I met many young people (and not only in conservative Ireland) who wanted a home and family and car just as their parents did before them.
Europe is full of people working so hard they don't have time to rebel or even to theorize. As Christina Arnold and I talked in the Kreuzberg area of West Berlin, Turkish migrant workers traveled to and from the menial jobs West Germans prefer to leave to others.
Turks lined up outside video shops to exchange Turkish videotapes for next week's viewing. Turkish travel agents did a roaring trade in cut-rate trips back home to Ankara and Izmir. Whole families set up restaurants and carved endless kebabs off huge lumps of meat for Berliners to savor. Cars careened through the streets, horns blaring, as families celebrated weddings. Immigrant workers are hard at work (or looking for work) all over Europe.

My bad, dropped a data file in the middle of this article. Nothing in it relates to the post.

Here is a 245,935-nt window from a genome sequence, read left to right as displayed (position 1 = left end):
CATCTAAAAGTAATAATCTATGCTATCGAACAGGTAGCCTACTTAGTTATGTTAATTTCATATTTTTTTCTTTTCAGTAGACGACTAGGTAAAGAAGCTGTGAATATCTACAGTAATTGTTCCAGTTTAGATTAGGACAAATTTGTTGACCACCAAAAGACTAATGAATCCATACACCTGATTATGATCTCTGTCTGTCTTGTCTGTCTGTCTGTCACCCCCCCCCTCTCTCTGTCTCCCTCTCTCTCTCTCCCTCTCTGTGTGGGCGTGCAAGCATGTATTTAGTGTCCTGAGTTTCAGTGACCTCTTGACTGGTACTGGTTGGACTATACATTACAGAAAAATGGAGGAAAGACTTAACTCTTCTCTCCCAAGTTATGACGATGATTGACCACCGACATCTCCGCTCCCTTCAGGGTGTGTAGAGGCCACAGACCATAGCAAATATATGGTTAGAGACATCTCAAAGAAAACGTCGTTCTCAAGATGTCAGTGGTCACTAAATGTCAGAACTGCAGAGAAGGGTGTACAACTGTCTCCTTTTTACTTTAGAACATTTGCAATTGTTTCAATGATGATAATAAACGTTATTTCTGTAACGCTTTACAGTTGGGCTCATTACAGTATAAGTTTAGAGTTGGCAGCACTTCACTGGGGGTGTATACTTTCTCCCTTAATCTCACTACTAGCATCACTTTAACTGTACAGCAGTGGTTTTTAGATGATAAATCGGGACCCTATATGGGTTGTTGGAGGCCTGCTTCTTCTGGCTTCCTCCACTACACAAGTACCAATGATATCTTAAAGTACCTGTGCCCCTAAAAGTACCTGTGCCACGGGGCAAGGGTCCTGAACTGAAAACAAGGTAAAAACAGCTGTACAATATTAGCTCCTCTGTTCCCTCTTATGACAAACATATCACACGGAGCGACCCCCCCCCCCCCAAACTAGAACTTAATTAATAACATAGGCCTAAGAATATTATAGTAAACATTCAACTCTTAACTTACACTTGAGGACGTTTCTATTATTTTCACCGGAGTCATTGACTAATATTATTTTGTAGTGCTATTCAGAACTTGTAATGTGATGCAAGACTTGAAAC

This series of reports has tried to focus on those young people who question the values of their elders. This correspondent learned much by talking to them. He disagreed with many of their views about the United States and the Soviet Union. He found some of his own values under serious scrutiny. He detected naivete in some places, ignorance in others.
But he met some extremely intelligent and sincere individuals, and encountered qualities the world sorely needs -- openness and enthusiams, idealism and independence, intelligence and commitment.
Qualities like those could yet form the bridges between old and young that the world also needs to build.